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Peas and Carrots Alphabet Sensory Bin

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Every spring, my kids at home are so excited about planting a garden of vegetables, and every spring, we buy a bunch of seed packets to grow all of our favorites. We have yet to have much success (I think our climate is really too hot sometimes!), but my kids wouldn’t pass up the experience of at least trying to grow a garden. Getting messy in dirt isn’t for everyone, so I have put together a simple way to bring the gardening fun inside while practicing letter recognition with a free Peas and Carrots Alphabet Sensory Bin. Children have the best time with hands-on learning when using sensory bins!

*Pair with our Alphabet Centers and Activities for Pre-K & Kindergarten!

Spring is in the air with this hands-on and free Peas and Carrots Alphabet Sensory Bin. It's perfect for working on letters and simple words!

Peas and Carrots Alphabet Sensory Bin

This alphabet printable includes 26 easy to cut apart carrots. Each carrot has a letter of the alphabet on it.

To prep, start by printing the alphabet carrots (download below) on white cardstock so they are sturdy. Laminate the set of carrots for added durability, especially if you have multiple children playing at once. Cut them apart.

This alphabet printable includes 26 easy to cut apart carrots.

To set up the carrot garden sensory bin, find a plastic bin to use. In my preschool classroom, I use 2 sizes of bins and trays depending on how many of my preschoolers I would like to play at one time. For this activity, I set it up to be played individually, so the plastic bin I used was small enough for one child to play in.

Add dried split peas to the plastic container. You need enough to cover the bottom and to be deep enough to “plant” the carrots.

Add the carrot cards to the garden of split peas and it’s time to play!

For the alphabet sensory bin, add dried split peas and the carrot cards to a plastic container.

Ways to Play

There is nothing better than playing in a sensory bin! My preschoolers in my classroom love dry sensory bins filled with rice, beans, or split peas. There is something so soothing about running your hands through the filler.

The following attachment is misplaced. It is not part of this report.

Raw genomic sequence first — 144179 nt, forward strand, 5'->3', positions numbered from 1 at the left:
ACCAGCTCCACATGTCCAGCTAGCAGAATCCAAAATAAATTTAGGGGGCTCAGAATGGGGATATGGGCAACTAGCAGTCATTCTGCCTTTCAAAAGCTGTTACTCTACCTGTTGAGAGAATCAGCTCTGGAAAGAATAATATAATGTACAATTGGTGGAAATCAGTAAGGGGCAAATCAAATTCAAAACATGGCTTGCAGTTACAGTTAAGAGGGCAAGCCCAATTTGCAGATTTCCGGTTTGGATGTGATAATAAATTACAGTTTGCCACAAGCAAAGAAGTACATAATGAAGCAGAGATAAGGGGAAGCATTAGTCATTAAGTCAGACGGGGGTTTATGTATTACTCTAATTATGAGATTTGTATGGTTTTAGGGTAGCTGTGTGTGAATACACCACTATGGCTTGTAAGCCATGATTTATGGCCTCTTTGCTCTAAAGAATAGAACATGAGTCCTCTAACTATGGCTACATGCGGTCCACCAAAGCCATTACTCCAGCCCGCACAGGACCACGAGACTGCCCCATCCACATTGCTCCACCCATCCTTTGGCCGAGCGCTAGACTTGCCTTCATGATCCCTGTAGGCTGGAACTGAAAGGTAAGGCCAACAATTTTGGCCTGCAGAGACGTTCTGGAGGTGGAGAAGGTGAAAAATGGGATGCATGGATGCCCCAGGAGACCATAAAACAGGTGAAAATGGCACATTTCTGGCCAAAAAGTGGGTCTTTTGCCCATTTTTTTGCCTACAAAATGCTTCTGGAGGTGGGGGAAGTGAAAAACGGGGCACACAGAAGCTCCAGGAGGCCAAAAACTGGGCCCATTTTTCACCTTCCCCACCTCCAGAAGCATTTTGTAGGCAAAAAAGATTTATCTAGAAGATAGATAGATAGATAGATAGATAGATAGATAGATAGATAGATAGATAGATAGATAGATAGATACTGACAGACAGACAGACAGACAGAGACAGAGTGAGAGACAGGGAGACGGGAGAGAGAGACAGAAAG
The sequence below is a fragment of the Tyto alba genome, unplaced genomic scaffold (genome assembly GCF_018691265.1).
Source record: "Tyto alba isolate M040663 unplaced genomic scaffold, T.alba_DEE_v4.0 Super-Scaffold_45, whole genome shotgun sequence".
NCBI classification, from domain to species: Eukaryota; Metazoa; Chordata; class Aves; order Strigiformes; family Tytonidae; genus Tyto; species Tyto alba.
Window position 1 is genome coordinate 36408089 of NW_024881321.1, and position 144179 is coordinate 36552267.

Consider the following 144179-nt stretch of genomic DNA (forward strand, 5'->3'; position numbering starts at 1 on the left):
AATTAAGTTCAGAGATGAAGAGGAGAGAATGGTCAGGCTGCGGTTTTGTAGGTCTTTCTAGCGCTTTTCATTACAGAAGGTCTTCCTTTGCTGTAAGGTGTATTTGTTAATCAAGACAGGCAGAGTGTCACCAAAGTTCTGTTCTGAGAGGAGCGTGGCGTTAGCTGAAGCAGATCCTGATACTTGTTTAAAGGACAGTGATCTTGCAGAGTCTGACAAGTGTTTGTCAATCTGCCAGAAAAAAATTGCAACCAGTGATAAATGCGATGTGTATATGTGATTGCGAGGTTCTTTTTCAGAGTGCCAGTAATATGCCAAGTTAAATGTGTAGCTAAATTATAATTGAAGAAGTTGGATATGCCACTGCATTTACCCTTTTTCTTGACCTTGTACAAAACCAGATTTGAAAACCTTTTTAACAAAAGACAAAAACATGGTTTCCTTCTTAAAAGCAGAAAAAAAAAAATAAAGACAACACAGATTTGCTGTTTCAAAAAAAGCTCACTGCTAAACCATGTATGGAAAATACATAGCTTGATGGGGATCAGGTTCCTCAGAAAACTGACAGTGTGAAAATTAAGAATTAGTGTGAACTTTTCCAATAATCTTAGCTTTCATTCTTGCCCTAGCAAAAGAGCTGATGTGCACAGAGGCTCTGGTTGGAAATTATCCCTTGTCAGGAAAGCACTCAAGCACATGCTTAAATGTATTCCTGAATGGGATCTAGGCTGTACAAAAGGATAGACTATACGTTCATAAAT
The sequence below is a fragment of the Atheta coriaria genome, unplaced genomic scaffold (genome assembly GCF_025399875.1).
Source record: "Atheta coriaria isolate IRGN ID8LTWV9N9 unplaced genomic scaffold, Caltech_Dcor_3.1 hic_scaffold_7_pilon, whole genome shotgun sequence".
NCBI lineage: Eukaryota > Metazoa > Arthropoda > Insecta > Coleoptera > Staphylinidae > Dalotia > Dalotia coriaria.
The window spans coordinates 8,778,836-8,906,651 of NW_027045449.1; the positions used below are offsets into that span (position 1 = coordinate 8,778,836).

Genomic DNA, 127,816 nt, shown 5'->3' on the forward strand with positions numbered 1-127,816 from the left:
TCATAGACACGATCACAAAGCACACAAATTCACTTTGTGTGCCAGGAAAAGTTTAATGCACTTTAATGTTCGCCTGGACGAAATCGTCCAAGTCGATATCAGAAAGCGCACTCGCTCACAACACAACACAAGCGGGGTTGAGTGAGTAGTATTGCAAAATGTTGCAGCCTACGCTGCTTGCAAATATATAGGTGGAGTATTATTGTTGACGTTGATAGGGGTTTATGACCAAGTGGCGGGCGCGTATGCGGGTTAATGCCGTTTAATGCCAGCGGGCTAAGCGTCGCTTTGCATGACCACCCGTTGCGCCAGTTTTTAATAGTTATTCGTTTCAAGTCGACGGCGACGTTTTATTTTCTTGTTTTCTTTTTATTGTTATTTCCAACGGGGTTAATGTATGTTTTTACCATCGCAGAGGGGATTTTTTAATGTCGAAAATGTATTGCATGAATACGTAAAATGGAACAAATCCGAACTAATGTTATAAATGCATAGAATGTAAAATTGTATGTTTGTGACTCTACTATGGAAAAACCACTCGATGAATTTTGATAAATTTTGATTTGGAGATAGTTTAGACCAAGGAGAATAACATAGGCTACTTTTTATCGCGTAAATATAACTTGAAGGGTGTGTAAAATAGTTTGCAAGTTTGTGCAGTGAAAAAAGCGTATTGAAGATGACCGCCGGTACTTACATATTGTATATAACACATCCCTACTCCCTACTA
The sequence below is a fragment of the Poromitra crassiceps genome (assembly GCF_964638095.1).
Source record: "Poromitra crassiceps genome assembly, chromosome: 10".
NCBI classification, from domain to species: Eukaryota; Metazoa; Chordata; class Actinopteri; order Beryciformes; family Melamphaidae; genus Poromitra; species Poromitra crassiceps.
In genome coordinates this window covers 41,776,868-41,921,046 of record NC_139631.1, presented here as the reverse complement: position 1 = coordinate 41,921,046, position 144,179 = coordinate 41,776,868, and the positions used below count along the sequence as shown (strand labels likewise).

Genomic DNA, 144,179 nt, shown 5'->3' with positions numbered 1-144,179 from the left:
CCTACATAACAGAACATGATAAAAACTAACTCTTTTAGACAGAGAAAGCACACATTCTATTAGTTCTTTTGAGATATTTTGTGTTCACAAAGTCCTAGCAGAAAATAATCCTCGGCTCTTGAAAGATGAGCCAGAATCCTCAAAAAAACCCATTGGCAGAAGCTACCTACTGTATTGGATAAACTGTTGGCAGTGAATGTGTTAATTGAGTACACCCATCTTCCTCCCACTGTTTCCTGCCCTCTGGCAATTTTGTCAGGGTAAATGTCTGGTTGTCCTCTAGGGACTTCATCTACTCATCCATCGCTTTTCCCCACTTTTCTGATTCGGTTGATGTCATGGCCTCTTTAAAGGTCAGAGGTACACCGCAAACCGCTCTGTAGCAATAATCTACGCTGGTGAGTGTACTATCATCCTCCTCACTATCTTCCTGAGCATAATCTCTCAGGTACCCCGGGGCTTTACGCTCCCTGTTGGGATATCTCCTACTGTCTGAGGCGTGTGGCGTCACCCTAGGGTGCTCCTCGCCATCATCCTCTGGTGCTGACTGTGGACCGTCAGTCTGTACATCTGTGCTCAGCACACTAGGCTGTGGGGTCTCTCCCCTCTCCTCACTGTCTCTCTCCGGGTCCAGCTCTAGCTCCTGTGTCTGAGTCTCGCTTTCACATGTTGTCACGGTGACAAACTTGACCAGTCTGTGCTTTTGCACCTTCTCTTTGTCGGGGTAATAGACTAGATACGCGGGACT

The object of adding the carrots to the sensory bin is to encourage alphabet knowledge through exposure to the uppercase letters during play.

Adding a fine motor aspect to this carrot alphabet garden sensory bin is easy to do! Just add tongs, tweezers, chopsticks, or clothespins to pull the carrots out of the garden.

Use clothespins to pull the carrot cards out of the alphabet sensory bin to add a fine motor aspect.

Practice spelling names!

A fun way to introduce the letters that make up your little one’s name is to fill the sensory bin with only the letters in his/her name. To do this, you may need to print multiple sets of alphabet carrots.

Adding more than one set of letters that make up your child’s name helps them practice naming the letters and builds confidence each time another letter that they have seen before is pulled!

Use the alphabet carrot cards to work on name spelling and recognition.

Make words!

My preschooler has started to read and is ready to spell simple words with the sounds she hears. To add a little challenge to the sensory bin, I used simple CVC words to make a game for her.

I would put the first and last letter of a CVC word on the table. In the photo below, the word C-A-T is shown. I had put the C and the T on the table and she had to fill in the correct vowel to make a real word. She searched through the carrots in the garden with her clothespin until she came across the A.

We played this over and over! She was a huge fan of searching and coming up with the vowel in the word on her own.

You can also use the carrot alphabet cards to work on simple CVC words like "cat".

There are so many ways to play with this springtime alphabet sensory bin, and the great thing is that there is no wrong way!

Grab Your FREE Copy

Ready to make an alphabet sensory bin of your own? Get your free copy of the carrot alphabet cards by clicking the large, yellow download button at the end of the post!

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4 Responses

  1. Such a great idea for sensory play!

    As a children’s nutritionist working with fussy eaters, these sort of ideas help them get a nice gentle exposure to foods, develop motor and planning skills that they need for eating and are pressure free!

    I will definitely be sharing on my FB page.

    Thanks!

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